As a result of widespread COVID-19 vaccination and high levels of SARS-CoV-2 in communities across the U.S., many breakthrough SARS-CoV-2 infections have been reported.
However, a breakthrough infection in an individual who has been fully vaccinated is generally less severe than an infection in an unvaccinated individual. Still, severe COVID-19 disease leading to hospitalization and/or death can occur.
Although the risk of breakthrough SARS-CoV-2 infection and COVID-19 mortality has recently been reported by vaccine type, there is scant information regarding the risk of hospitalization for breakthrough infections.
Furthermore, prior SARS-CoV-2 infection is associated with a lower risk of breakthrough infection, but it is unknown how significant an effect prior infection has on the severity of breakthrough COVID-19 infections.
COVID-19 vaccinations began in the United States in late December 2020. By late February 2021, the Pfizer-BioNTech (Pfizer), Moderna, and Johnson & Johnson / J&J (Janssen) vaccines were all approved for emergency use authorization (EUA) by regulatory bodies.
Researchers from Microsoft Corporation, Fred Hutch Cancer Research Center, and the University of Washington recently published a report on the preprint server medRxiv* wherein they studied a de-identified cohort from the United States medical claims records from Change Healthcare to estimate the risk of hospitalization and death, by vaccine type and by previous SARS-CoV2 infection, among SARS-CoV-2 breakthrough infections in fully vaccinated individuals.
Study: Risk of hospitalization and mortality after breakthrough SARS-CoV-2 infection by vaccine type and previous SARS-CoV-2 infection utilizing medical claims data. Image Credit: Skylines / Shutterstock
About the study
Researchers collected data from March 1, 2020, to September 30, 2021. This dataset encompassed over 100 million records from over 8 million patients, including all COVID-19 positive patients, identified by the ICD-10 diagnosis codes of U07.1 (COVID-19, virus identified, lab-confirmed) as the principal diagnosis.
From this cohort of 8.18 million patients, fully vaccinated individuals were identified by looking for procedure codes encoding the second doses of Pfizer (0002A) and Moderna (0012A), and the first dose of Janssen (0031A).
The date of complete vaccination was ascertained as 14 days after: 1) a single Janssen vaccine; 2) the second Moderna vaccine dose; or 3) the second Pfizer vaccine dose. Amongst these individuals, breakthrough patients were defined as those who had a COVID-19 diagnosis at least 14 days after the date of vaccination.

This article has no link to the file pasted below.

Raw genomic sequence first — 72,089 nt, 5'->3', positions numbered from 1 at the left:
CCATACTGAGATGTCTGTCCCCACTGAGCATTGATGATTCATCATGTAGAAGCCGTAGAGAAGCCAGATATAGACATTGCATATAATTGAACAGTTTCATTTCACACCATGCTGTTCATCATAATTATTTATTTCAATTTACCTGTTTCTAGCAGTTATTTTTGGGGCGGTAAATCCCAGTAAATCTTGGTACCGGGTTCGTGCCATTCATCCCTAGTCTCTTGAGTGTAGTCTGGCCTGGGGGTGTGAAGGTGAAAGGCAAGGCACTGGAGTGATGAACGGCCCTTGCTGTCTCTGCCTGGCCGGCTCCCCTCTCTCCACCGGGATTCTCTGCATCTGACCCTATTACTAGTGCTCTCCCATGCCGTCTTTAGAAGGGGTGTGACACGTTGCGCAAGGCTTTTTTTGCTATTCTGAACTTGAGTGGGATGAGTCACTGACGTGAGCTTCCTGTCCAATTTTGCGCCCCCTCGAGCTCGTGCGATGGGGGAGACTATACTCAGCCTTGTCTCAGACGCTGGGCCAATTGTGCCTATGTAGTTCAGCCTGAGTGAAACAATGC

Researchers compared the risks of hospitalization (n=1121) and mortality (n=138) in a cohort of 17,881 breakthrough SARS-CoV-2 infections for the Pfizer, Moderna, and Janssen vaccines for those with and without SARS-CoV-2 infections prior to vaccination.
Statistical analysis showed breakthrough cases receiving the Janssen vaccine were younger than those receiving Pfizer or Moderna and were slightly more likely to be male. Breakthrough cases receiving Moderna were more likely to have had COVID-19 prior to vaccination.
Further analysis showed a lower hazard ratio for those receiving the Moderna vaccine but a significantly higher hazard ratio for those receiving Janssen than those receiving Pfizer doses. More importantly, the risk of hospitalization (P<0.001) and death (P<0.05) were significantly lower among individuals who had a SARS-CoV-2 infection prior to vaccination, independent of age, sex, comorbidities, and vaccine type.
It was also noteworthy that the risk of hospitalization and mortality among breakthrough cases increased with older age and was higher for male patients. In addition, there was an eventual increase in the rate of hospitalization starting ∼110-125 days after complete vaccination for all three vaccines depending on age group, with a steeper rise for Janssen.
The current study findings add to the growing literature regarding SARS-CoV-2 breakthrough infections and protection provided by previous SARS-CoV-2 infections against severe disease.
This study reinforces the need for booster vaccination shots to protect against more severe COVID-19 among those initially receiving the Janssen vaccine and provides new information regarding the role of prior SARS-CoV-2 infection and lower risk of more severe breakthrough infections.
medRxiv publishes preliminary scientific reports that are not peer-reviewed and, therefore, should not be regarded as conclusive, guide clinical practice/health-related behavior, or treated as established information.